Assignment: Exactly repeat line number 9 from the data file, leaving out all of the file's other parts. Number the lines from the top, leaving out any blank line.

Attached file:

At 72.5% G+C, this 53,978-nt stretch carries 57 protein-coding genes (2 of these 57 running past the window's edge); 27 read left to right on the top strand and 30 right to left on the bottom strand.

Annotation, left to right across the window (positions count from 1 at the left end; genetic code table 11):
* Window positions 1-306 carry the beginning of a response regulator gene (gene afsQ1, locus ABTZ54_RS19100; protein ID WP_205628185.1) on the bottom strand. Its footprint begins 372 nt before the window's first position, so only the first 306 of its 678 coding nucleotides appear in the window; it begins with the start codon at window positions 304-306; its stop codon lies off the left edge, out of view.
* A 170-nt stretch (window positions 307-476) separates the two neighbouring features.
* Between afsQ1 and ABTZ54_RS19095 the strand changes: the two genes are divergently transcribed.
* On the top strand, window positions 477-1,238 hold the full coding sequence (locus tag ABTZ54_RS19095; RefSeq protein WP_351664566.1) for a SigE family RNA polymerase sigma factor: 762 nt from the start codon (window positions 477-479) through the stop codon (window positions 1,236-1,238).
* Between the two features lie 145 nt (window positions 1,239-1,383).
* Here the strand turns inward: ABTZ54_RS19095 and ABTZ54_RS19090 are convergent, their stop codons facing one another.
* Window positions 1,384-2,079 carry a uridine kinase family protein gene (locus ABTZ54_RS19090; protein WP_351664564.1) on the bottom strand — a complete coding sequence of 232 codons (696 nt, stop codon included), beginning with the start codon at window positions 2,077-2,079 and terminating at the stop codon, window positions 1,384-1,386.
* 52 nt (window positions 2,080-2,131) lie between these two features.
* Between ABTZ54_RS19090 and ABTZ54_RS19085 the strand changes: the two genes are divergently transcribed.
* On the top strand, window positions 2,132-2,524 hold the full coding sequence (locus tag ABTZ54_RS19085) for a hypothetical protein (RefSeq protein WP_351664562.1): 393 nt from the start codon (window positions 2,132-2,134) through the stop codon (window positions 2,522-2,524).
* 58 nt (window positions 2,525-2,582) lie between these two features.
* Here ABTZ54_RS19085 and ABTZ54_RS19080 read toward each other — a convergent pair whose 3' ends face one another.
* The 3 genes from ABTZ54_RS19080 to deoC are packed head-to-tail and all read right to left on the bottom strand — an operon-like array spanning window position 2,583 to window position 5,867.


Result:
* Window positions 1,384-2,079 carry a uridine kinase family protein gene (locus ABTZ54_RS19090; protein WP_351664564.1) on the bottom strand — a complete coding sequence of 232 codons (696 nt, stop codon included), beginning with the start codon at window positions 2,077-2,079 and terminating at the stop codon, window positions 1,384-1,386.